- To make matters worse the rainy season set in about the twenty-fifth of October, earlier than usual so the old timers say, hence most of the foodstuffs that had been brought in got wet before they could be properly housed. During the winter that followed we paid one dollar per pound for flower that had become almost a solid mass, and had to be cut from the barrel and the lumps pounded into a power before it could be made into bread.
- There was much activity in the matter of building during the early winter. Cabins were constructed of shakes split from the pine trees that grew al about us. Charlie Clark paid my father twenty-five dollars per hundred for a sufficient number of those rude boards to build house; and then ten dollars a day to help in its construction, which seemed to us better than the uncertainty of prospecting for gold.
- John Bidwell employed hundreds of Indians to collect gold for him along the banks of the Feather River, giving for this service all the wheat they could eat.
- I was sick during the whole of the winter of forty-nine and fifty, never having fully recovered form the spell of mountain fever. The disease resulted in chronic diarrhea, which finally had so weakened me that I walked with difficulty. One day while in Charlie Clark’s store I saw a sack of died blue figs, and Mr. Clark, seeing they had attracted my attention, invited me to eat some. I did so and they seemed to me delicious. Putting a few in my pocket, I returned to camp, feeling better than usual. I continued to improve and was in time completely restored to health and strength.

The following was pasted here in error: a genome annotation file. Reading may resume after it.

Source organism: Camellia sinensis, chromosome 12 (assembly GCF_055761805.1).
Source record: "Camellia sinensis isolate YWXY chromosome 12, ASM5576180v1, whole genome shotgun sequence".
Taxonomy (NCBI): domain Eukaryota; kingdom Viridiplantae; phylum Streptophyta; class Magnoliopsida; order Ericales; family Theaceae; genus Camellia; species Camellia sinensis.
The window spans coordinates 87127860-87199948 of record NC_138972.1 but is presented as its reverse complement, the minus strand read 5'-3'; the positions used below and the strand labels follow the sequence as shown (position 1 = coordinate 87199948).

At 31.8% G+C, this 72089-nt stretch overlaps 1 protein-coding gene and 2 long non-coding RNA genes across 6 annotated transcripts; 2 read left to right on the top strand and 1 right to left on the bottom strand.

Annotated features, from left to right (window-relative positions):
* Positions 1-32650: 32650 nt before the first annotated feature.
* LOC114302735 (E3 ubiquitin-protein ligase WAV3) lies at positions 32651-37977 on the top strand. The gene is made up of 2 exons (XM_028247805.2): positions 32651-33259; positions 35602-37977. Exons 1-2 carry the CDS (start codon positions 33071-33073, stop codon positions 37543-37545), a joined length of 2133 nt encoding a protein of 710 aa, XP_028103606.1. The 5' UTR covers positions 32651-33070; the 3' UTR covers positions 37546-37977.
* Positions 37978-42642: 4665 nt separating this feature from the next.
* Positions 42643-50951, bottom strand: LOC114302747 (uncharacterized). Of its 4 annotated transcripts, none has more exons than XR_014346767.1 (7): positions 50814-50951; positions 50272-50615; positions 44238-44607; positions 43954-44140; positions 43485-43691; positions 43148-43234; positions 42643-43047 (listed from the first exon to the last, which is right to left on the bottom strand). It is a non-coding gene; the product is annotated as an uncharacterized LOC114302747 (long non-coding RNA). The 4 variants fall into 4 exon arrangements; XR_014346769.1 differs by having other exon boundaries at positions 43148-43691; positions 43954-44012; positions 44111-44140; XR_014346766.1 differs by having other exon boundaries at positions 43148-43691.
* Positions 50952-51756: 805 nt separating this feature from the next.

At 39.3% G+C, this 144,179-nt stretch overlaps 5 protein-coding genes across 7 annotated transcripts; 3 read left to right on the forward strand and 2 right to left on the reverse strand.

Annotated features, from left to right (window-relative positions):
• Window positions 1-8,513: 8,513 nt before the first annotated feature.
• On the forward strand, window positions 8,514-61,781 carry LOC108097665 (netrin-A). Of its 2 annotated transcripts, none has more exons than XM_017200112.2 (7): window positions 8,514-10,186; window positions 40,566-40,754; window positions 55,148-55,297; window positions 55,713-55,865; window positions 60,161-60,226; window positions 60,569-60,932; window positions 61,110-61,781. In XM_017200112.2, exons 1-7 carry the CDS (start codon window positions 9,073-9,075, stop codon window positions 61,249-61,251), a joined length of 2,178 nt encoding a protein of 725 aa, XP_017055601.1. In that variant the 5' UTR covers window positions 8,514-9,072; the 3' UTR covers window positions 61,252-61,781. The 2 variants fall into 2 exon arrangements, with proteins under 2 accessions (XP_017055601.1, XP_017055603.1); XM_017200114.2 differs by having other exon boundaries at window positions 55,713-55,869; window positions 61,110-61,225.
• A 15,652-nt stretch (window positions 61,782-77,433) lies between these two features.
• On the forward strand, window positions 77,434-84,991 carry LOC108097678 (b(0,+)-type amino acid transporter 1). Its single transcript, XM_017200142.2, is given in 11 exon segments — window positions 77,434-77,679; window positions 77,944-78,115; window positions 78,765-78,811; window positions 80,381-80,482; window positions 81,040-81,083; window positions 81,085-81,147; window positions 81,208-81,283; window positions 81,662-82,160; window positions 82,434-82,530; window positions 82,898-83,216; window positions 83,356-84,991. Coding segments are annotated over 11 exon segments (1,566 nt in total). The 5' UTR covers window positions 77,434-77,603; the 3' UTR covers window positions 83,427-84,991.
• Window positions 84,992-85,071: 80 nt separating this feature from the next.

- In March we moved up to the South Fork and located what is called a river claim. The beds of the stream were supposed to be very rich in gold. It was our intention to wait until summer, when the water would be low, and then by turning he stream from its course, expose the bed and at our leisure extract the gold from its sands. Here pitching our camp, we with much patience and labor, at last succeeded in turning the steam for its bed and found well, hardly a color of gold in return for our pains. But we were not the only ones thus doomed to disappointment. In our travels about the mining districts we found on an average ten men in search of the “paying” claim to one that found it.
- In November, 1850, my father and I, being desirous of seeing more of the county, left the mines and came down into the valleys. Reaching Sacramento we purchased a packhorse and other things necessary for the journey contemplated. December 6, 1850, we reached the valley which (now) bears our name. The whole country was at that time filled with wild game. Hundreds of elk could be seen in a single heard, and antelope were equally numerous, while great flocks of wild geese covered thousands of acres of gound at a time.
Butte Record. November 12, 1853. The Beckwith RoutePosted to Bidwell The Town webpage on 10/25/2015
Butte Record. May 26, 1854. The Plaza A Frog PondPosted to Bidwell The Town webpage on 10/25/2015